The purse on the far right is made from red leather from my leather city bag for the same reasons. I was unable to find my scraps from the panel from that bag, but whilst I was hunting, I found this American Jane print that I purchased from Badskirt many years ago. The lining in that purse is the flower print from the American Jane fabric. Obviously, that kindergarten teacher's name begins with S.
The purse at the centre back is Birch, by Ink & Spindle and the one at the centre front was a remnant from Retromummy (when she had her shop), it's a cheater quilt pattern - I think a Kokka Modern Kimono? I made three more using pieces from the same fabric.
The pattern I used was Nicole Mallalieu's 90mm purse frame pattern. I have made (at least) nineteen of these now, so the pattern was well worth the investment. They make great little gifts.
Monday, 3 December 2012
The other day, I set myself a twenty-four hour challenge to make Nicole Malllalieu's Hobo bag, using some beautiful antiqued, lambskin leather I had from NSW Leather Co. I had been thinking about making this bag for a while, and with a Christmas "do" to attend with a new dress that all my current bags clash with, it was at the front of my mind. Someone had said on Facebook, that they managed to put one together in about three hours, and although they hadn't used leather, I thought I should at least have a go. I mean, I had 24 hours and who needs to sleep? (Me! I do!)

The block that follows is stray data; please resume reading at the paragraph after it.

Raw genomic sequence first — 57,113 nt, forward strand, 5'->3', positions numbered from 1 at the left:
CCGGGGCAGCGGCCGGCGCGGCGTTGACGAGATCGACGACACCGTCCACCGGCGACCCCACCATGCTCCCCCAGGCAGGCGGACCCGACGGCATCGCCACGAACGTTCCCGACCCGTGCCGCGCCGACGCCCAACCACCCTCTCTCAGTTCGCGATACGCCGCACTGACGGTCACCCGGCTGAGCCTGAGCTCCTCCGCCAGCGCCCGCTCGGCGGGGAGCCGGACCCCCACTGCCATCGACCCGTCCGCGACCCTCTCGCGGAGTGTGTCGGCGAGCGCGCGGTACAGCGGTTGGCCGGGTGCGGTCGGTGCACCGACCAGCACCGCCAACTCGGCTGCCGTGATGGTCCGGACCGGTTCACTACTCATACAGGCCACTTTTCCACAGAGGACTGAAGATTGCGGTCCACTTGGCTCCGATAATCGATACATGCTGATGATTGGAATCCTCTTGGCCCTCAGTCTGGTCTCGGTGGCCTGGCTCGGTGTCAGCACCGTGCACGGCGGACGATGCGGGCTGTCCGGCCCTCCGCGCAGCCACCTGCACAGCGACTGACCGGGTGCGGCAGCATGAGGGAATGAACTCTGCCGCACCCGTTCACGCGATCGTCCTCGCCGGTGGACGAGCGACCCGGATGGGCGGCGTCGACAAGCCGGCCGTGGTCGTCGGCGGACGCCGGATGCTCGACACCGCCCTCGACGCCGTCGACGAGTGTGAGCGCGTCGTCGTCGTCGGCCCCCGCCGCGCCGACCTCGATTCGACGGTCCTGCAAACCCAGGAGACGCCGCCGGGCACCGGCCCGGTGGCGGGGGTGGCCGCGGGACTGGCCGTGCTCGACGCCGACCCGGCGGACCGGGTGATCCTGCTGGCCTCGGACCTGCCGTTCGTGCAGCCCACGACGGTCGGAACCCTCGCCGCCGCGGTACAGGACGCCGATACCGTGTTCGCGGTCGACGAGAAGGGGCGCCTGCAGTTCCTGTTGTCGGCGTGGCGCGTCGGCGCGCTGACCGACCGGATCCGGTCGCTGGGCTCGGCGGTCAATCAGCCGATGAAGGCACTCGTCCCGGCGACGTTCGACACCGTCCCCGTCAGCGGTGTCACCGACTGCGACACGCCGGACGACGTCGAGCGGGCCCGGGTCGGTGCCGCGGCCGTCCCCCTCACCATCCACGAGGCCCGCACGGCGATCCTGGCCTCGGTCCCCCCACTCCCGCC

Well, it wasn't to be. I managed to get most of the outer bag constructed and then ran into some trouble inserting the zip. Trouble included some problems with leather that is a little stretchy, and some thread-matching and tension issues. In hind-sight, if I was making this particular bag again, I would make the zip gusset entirely from leather.
Something that I have learned about my machine is that it really does like the upholstery thread. I can't seem to be able to adjust bobbin tension enough to cope with other thread thicknesses, and even so, it is difficult to balance the tension so that there is no top thread showing on the bottom or bottom thread showing on the top. So I headed to a nearby store to get some upholstery thread in a lighter colour so it wasn't too dominant on the underside of the fabric.